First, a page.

Not all workbenches are created equal. Workbenches come in a variety of sizes and proportions, and are often purpose driven, designed with a specific task or tasks in mind, with vises, stops, trays and support elements incorporated into that design.
We are currently offering two flavors of bench plans – split top and traditional European style.
Building your own workbench is always the first step when declaring to the world that you want to take woodworking as a serious hobby or even as a profession! And that is no exaggeration, mind you. Everything begins with the workbench. The better your workbench, the easier, faster, and better your woodworking will be.
However, are you ready in building your own? If not, it is fine. You can always get or buy one from shops. But expect that eventually, you will build your own. So, it is in your best interest that you learn the basics of making workbench plans here.
The 10 Basic Tools/Accessories in Your Workbench Plans
Okay, before you get started, be reminded that not all of these accessories are a must. In most cases, a workbench can be a fully functional workbench as it is. Nevertheless, these accessories can help you with certain tasks, which primarily depend on what you will work on.
1. Woodworking Clamp
Basically, it is one of the main tools that will make your life easier. It can make your glue joints bond stronger with it, assist you in sawing, and a lot more. This will be your main assistant when working on your workbench.
This is your second assistant. It is also known as a hold down. As its name implies, the holdfast will help you hold down your pieces of wood whenever you want to carve, chisel, and plane. It is a very handy tool if you want a piece of wood to stay still.
3. Bench Vise
This is another helping hand to put things down on your workbench. Some people cannot get enough of it — to the point that they will have three or more types of bench vises attached to their workbench. It holds large pieces of wood that you need to work on. You can call it as the woodworking clamp’s big brother.
4. Bench Dog
The bench dog is usually used together with a bench vise. Bench dogs come in different sizes and shapes. You can easily make one yourself. It will hold pieces of wood, and can be especially useful when you are going to use a power tool. It is usually inserted in the holes on your bench top — just like with the holdfast.
5. Board Jack
It functions the same as a bench dog; however, it is attached to the leg of your workbench instead. It can be handy if the piece of wood or board you are working on is long.
Things To Consider When Making a Workbench
Take these things with a grain of salt. These are not set in stone, so feel free on not following some of the items listed here. After all, you will be the one working on your workbench.
1. Installing Too Many Vises
For most woodworking tasks, you will be using only two: a tail vise and a face vise. There are other tools that you can use to hold down your boards and pieces. They are much handier than using multiple vises.
2. Being Nitpicky About The Material That Will Be Used For The Workbench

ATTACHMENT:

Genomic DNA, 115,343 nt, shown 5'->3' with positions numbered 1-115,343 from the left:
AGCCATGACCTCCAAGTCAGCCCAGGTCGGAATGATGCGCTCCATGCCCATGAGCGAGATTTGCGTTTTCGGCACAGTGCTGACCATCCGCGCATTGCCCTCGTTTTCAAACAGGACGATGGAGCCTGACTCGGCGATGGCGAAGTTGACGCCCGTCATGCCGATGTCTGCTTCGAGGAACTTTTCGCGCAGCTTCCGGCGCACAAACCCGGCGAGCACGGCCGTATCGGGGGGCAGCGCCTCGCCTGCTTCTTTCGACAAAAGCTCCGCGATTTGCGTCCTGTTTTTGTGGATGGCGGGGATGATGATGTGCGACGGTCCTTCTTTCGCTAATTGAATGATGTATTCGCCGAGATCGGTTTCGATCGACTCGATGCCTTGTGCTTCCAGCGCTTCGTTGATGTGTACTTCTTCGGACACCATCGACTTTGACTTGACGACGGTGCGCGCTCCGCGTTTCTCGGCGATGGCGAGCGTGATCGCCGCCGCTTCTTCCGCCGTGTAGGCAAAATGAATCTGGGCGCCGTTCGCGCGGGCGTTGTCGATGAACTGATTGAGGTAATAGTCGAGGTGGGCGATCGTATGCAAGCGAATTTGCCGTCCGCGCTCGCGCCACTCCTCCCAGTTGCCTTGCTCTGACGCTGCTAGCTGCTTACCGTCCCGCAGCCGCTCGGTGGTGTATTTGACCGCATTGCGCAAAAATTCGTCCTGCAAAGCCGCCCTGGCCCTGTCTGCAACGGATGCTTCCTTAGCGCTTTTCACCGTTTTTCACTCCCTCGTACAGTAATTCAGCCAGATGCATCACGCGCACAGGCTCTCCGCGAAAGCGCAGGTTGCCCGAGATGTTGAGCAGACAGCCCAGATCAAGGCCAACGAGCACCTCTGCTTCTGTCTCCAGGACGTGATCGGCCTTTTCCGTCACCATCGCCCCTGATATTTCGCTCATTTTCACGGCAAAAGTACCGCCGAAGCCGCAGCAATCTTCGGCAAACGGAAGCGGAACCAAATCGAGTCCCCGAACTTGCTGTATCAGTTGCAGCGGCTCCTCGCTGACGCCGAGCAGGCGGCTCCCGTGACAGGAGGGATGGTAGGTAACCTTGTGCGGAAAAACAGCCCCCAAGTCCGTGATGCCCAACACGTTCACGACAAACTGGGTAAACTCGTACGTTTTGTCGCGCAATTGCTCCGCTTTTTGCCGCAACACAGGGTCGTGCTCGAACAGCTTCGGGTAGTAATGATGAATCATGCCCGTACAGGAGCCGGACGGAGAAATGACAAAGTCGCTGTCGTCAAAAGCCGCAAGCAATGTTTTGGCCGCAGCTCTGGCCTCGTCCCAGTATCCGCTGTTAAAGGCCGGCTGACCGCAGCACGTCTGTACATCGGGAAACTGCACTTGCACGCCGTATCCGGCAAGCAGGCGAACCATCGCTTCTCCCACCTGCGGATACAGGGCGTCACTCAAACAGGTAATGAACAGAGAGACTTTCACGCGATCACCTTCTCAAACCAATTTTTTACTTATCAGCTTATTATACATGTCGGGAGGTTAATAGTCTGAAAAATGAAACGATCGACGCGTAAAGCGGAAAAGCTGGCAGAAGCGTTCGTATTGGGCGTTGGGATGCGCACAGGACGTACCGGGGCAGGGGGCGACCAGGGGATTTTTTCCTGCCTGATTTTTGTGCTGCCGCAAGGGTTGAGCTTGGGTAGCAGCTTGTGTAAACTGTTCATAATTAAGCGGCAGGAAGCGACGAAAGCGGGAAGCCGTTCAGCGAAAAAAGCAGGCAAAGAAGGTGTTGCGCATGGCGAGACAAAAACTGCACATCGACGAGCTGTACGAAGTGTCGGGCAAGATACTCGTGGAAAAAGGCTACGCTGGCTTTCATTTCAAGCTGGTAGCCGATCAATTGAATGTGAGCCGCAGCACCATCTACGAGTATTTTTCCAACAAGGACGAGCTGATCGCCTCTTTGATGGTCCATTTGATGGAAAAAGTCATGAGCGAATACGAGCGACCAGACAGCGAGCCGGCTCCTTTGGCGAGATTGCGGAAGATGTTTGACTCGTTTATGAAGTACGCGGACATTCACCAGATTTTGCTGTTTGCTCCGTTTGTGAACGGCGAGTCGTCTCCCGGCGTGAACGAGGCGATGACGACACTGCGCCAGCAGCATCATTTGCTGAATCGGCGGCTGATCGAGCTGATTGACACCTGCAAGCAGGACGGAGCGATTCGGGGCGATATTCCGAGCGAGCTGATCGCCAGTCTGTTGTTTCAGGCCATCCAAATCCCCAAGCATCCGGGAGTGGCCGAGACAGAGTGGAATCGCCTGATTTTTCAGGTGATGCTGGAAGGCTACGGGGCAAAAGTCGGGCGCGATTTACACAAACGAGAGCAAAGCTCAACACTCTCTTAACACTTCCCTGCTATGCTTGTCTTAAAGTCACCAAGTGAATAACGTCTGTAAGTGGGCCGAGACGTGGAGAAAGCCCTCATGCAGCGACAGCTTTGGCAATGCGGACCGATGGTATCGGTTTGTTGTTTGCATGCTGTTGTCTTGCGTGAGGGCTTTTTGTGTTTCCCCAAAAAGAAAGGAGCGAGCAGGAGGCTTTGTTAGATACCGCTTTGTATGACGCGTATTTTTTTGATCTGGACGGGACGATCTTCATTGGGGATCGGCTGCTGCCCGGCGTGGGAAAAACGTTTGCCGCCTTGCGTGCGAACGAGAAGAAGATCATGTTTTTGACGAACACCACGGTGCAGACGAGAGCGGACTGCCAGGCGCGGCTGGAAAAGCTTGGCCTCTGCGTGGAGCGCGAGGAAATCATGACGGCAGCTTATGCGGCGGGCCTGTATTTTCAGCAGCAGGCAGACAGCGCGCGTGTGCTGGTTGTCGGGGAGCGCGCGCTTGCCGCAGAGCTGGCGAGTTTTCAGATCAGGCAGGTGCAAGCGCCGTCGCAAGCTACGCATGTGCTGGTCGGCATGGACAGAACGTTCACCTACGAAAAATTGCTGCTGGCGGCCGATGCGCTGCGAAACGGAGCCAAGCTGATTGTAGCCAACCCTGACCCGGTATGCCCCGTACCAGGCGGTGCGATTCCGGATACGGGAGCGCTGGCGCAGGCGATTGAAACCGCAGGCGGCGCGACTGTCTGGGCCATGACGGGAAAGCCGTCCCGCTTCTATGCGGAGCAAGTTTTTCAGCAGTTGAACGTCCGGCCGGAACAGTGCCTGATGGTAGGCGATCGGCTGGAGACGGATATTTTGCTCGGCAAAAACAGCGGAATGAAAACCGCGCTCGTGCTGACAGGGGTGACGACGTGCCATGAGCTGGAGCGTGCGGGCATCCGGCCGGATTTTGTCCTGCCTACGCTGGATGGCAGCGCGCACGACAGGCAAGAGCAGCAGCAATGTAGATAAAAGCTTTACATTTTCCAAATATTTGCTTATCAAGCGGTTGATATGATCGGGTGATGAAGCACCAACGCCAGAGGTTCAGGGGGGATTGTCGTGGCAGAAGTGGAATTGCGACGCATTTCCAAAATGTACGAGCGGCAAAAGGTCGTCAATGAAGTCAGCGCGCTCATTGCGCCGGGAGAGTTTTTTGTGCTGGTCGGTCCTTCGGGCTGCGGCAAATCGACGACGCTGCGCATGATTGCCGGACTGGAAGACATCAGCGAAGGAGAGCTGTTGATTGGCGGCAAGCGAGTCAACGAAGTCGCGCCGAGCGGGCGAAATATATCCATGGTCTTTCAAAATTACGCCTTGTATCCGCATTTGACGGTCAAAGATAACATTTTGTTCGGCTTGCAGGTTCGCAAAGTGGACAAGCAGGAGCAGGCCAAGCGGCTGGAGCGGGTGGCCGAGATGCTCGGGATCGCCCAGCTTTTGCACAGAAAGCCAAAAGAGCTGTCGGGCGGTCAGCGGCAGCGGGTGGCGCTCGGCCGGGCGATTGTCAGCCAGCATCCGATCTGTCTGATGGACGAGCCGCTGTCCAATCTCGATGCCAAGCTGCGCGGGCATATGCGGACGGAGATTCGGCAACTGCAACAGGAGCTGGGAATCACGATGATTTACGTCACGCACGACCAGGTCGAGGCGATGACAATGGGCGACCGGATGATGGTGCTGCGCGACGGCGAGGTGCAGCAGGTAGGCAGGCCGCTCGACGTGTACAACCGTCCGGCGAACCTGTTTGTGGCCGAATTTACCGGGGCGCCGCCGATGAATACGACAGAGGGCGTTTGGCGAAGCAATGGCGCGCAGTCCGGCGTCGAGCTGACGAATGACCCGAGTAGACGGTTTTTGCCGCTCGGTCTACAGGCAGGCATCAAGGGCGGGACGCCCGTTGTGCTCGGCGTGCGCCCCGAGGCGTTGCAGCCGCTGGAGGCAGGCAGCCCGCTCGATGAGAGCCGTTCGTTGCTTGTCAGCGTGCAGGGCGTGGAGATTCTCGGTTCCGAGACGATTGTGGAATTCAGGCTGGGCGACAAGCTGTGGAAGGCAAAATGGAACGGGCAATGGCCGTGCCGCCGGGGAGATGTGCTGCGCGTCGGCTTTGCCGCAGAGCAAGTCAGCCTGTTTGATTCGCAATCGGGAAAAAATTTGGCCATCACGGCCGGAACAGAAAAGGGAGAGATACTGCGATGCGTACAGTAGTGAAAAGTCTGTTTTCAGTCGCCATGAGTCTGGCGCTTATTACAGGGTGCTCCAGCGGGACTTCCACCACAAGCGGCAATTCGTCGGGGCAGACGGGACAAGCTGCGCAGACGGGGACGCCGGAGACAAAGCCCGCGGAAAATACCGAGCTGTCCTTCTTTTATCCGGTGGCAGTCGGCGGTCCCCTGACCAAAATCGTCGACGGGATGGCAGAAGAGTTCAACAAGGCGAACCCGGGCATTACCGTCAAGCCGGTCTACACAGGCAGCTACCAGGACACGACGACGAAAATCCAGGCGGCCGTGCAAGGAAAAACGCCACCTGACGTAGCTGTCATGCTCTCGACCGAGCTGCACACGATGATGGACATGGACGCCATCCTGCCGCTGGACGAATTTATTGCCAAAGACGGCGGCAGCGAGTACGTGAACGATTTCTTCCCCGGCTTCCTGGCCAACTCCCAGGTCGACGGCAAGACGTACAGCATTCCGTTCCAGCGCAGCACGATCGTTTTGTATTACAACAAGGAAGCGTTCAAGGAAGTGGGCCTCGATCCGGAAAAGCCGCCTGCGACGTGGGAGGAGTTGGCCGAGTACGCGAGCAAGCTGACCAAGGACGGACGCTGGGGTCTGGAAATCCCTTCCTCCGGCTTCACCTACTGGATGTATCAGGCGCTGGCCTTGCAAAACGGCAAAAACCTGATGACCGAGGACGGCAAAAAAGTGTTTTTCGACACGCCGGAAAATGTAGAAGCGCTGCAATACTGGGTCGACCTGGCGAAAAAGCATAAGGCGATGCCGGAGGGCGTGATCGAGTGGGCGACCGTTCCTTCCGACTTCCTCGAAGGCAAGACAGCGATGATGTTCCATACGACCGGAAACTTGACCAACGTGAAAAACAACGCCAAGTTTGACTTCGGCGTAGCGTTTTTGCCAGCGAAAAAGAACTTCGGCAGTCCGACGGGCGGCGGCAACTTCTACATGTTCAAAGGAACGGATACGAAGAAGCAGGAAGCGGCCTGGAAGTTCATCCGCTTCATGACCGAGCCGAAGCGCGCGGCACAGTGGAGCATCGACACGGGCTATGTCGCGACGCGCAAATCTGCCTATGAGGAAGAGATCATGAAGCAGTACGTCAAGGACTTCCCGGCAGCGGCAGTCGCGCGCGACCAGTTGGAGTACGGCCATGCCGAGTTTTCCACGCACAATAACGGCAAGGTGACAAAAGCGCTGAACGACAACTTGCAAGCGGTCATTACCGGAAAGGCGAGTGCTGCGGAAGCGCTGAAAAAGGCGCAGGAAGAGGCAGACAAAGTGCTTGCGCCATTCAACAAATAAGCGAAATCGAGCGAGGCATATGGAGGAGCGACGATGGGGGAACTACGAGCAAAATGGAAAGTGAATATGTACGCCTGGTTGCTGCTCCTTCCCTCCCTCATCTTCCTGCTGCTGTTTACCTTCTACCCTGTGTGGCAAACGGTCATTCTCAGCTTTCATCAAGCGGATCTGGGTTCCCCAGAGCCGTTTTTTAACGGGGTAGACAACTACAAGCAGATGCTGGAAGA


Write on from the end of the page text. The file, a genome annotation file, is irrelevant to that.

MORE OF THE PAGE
Read this: Your workbench is not a piano or a part of a boat’s deck. Your workbench’s fate is to be abused forever. A regular plywood workbench is fine. Regular lumber will work as its legs. Of course, particleboards are not preferred, but it is up to you. The important thing is that it can stand and withstand the abuse.
3. Focusing Too Much On The Aesthetics
In relation to the previous point, forget about making it shiny and shimmering. A workbench is at its beauty’s peak when it is at its ugliest due to constant use. However, it does not mean that you should not apply some protective finishing to it.
4. Too Much Customization
You are not joining a workbench beauty pageant or science fair. It is okay to focus on functionality, but wasting your time and resources on reinventing the workbench will just get you nowhere. The reason you are making one is to get started with your projects. Focus on that.
5. Making Too Many Holes
At the start, making a few holes for your holdfasts and bench dogs will do. You do not need to turn your workbench into a breadboard. Even if having too many holes will not make your bench top weak, making them is a waste of time. You will not use all of the extra holes you will make. It will be much better to make a hole when the need arises.
Notes On Reading Workbench Plans
You should take note of these things when designing your workbench:
1. The bench top should be flat and smooth. If possible, it must be perfectly leveled. However, it is okay if it is not perfectly flat. Unless you are using thick hardwood, accept that your top may bend a bit.
2. Your workbench should not wobble too much. The best method to assure that your design will not wobble is to check other designs, and possibly, imitate them. However, do note that it will be more efficient to fix wobble problems after the workbench is finished instead of “fixing” it while working on your woodworking workbench plans.
3. Its height should be comfortable for you to work on. One simple way to determine the best height for you is to try cooking on your kitchen countertop. If you feel comfortable working on your countertop, you can assume that the height of the countertop is the right height for you — and your workbench.
4. Make it simple. If you want to add some drawers or storage area below your workbench, it will be best for you to design it later. The more important thing is to have a sturdy workbench that you can work on.
5. Determine the location of your workbench. You must make sure that your bench’s size will not hinder your from moving around freely in your work area once it is installed.